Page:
Strong local governments also encourage strong civic associations. When decisions can be made at the local level individuals have an incentive to form voluntary associations to solve the problems closest to them. If solving the problem required a permit from Washington, few would ever create civic associations. It follows, then, that democracies should remove obstacles to forming voluntary associations. Of course, the First Amendment provides support for this since it guarantees the freedom to assemble and the Supreme Court has ruled that freedom of speech also guarantees a right to expressive association, or the right to associate with groups that share our opinions. But it behooves America to encourage voluntary associations through other mechanisms. For instance, the tax code can be used to promote or inhibit their creation. Providing tax benefits for donations to nonprofits encourages them while denying tax-exempt status to nonprofits impedes their formation. There should also be a general predisposition by Americans to accept the legitimacy of these associations even when they support positions that they individually oppose. This can be a difficult attitude to encourage.
This analysis should make it apparent that public servants are not just those who hold public office. A wide range of people can be categorized as public servants. In fact, it is even broader than the discussion indicates. One class of people that often are not categorized as public servants but nevertheless provide services that benefit all of us are those who engage in private enterprise, particularly entrepreneurs who take on great risk with no guarantee of reward. The risks that they take serve the public in several important respects. Obviously generating ideas that lead to economic growth and prosperity benefits all of us. Entrepreneurial thinking often reveals new and more efficient ways to use natural resources. One of the extraordinary results of a free economy is that the price of natural resources tends to decline over time rather than increase. One would think that the price should go up because as more of the resource is consumed less of the resource is available, but in a free economy there is always an incentive to think more efficient ways to use resources because doing so saves money and generates profit. Thus, the counterintuitive but nevertheless true conclusion is that those engaged in private enterprise often increase the stock of resources available by creating better ways of using it.
Most importantly private enterprise provides employment for citizens which in turn breeds a sense of self-reliance. If individuals are to be free, they must be able to provide for themselves. In fact, these complement each other because providing for yourself reinforces a sense of independence, dignity, and freedom. That does not mean that assistance for those who have fallen on hardship can never be justified. However, for individuals to feel secure enough to exercise their rights and assert themselves when government violates those rights, they cannot be completely dependent on government for their economic well-being. Tocqueville showed that such dependence entices citizens to vote away their freedom for physical security, which reduces them to mere subjects or wards of the state. Once that freedom is forfeited, it is difficult, perhaps impossible, to reclaim.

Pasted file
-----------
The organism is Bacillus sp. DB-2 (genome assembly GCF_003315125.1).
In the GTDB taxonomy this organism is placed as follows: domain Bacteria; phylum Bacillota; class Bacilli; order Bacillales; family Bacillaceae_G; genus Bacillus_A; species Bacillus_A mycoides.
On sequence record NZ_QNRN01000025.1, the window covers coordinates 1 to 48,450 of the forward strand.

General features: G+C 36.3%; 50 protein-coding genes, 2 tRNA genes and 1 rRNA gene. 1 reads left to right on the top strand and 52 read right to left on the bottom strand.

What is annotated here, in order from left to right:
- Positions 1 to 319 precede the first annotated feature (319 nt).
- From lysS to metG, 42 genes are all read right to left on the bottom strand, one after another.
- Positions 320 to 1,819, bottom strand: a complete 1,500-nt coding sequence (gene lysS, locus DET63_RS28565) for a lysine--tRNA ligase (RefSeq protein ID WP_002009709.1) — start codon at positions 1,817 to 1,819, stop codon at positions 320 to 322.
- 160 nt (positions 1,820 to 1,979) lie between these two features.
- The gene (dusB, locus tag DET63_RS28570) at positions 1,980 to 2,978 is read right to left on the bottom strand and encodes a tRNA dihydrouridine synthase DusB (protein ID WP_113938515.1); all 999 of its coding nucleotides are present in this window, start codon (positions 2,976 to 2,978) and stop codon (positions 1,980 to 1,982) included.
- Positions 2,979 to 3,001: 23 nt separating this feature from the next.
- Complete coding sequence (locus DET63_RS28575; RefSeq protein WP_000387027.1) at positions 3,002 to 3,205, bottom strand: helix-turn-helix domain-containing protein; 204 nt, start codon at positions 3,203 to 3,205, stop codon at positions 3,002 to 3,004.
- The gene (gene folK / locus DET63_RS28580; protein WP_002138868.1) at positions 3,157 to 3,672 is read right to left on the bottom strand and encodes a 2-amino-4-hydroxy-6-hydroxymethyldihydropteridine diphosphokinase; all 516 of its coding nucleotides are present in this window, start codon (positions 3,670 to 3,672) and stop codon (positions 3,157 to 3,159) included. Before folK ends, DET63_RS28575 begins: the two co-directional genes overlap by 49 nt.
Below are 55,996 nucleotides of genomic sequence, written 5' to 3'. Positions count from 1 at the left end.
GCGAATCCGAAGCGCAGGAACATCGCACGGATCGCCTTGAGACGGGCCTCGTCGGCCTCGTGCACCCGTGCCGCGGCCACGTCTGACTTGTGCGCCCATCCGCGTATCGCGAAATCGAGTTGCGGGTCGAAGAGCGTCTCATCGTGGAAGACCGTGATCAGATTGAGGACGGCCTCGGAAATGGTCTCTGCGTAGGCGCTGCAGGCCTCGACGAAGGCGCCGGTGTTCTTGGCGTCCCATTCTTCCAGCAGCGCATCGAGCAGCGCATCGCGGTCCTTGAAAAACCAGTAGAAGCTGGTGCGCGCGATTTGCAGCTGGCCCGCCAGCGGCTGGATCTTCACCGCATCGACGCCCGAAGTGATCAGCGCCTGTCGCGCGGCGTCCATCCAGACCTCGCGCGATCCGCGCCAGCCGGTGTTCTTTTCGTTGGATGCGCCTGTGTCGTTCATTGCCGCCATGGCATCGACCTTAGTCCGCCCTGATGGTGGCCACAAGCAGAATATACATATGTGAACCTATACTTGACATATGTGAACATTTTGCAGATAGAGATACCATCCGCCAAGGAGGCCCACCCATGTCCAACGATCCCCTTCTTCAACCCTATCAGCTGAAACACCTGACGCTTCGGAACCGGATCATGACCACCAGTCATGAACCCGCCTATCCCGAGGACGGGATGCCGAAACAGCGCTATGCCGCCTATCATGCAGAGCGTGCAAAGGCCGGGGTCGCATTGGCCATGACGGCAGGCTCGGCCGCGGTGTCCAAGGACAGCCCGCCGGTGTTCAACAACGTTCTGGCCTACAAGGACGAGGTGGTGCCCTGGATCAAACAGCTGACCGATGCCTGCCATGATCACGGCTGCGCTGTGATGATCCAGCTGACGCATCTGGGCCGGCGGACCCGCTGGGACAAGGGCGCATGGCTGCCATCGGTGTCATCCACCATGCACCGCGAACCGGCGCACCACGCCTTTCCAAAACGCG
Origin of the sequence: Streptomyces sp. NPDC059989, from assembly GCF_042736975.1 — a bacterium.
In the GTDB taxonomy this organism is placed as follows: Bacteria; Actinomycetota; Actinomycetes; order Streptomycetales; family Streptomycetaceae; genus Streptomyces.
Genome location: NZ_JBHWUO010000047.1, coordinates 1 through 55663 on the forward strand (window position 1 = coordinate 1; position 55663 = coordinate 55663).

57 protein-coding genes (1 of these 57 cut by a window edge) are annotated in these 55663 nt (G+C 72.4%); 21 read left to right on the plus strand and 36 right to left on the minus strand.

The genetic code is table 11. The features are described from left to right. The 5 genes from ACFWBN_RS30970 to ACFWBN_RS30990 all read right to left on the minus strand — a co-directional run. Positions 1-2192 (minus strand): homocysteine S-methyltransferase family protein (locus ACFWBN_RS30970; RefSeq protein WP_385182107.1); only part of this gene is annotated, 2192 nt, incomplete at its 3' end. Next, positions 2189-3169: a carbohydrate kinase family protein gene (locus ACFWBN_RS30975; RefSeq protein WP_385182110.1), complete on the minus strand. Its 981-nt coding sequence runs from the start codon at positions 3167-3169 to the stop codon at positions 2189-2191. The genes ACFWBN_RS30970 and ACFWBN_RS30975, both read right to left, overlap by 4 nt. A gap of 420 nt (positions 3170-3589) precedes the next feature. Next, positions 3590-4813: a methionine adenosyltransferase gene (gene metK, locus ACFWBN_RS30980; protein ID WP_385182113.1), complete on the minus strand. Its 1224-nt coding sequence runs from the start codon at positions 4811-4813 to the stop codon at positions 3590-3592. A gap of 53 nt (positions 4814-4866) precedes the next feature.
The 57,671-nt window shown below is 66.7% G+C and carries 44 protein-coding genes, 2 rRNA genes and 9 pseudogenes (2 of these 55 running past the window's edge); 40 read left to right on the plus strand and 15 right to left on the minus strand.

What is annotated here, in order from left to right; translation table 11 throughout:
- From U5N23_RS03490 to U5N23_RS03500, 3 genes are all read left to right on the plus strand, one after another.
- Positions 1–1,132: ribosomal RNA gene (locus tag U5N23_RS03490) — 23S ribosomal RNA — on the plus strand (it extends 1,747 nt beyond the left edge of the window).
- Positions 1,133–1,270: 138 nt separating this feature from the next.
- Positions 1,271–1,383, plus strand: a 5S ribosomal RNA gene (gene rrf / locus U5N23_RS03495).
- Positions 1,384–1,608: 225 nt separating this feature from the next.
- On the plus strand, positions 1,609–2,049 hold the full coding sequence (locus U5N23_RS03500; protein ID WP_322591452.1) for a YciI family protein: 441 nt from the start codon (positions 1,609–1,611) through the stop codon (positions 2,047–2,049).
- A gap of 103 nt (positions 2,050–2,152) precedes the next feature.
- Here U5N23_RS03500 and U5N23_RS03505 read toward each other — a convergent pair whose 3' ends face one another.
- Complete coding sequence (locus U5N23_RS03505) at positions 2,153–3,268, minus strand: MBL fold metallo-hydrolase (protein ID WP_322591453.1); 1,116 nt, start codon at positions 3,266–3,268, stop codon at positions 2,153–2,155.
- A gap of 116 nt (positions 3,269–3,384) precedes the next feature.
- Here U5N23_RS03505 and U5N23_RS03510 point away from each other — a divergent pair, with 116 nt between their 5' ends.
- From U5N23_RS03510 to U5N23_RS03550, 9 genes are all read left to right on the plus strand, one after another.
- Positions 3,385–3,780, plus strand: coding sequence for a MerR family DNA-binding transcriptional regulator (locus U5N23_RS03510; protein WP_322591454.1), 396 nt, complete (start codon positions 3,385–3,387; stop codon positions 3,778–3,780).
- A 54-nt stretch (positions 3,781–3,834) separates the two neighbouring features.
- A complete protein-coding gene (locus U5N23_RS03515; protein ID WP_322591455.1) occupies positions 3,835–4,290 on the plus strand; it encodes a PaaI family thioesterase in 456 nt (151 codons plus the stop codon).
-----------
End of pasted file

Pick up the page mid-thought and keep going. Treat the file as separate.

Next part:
It is also important to remember that not everyone holding public office is truly a public servant. While the Framers of the Constitution hoped that individuals of merit and virtue would seek and gain office, they recognized that human nature was not so accommodating and prudence dictated taking “auxiliary precautions.” James Madison said in Federalist No. 10 that “enlightened statesmen will not always be at the helm” (James Madison, Federalist No. 10, 1787). In fact, the Constitution is designed with the assumption that individuals will seek to advance their private ambitions through public office. The system of separation of powers and checks and balances is there, as Madison said in Federalist No. 51, so that, ambition can counteract ambition (James Madison, Federalist No. 51, 1788). While we should not encourage excessive cynicism, citizens should not uncritically accept claims of selfless public service since those very claims of self-sacrifice can be used to further private interests. The genius of the American Constitution and its elaborate system of restraints on power is that it forces those with private interests to consider the public good. That is elected officials become public servants in spite of themselves.
As Madison explains at the end of Federalist No. 51, that the Constitution is constructed so that “a coalition of a majority of the whole society could seldom take place on any other principles than those of justice and the general good” (James Madison, Federalist No. 51, 1788).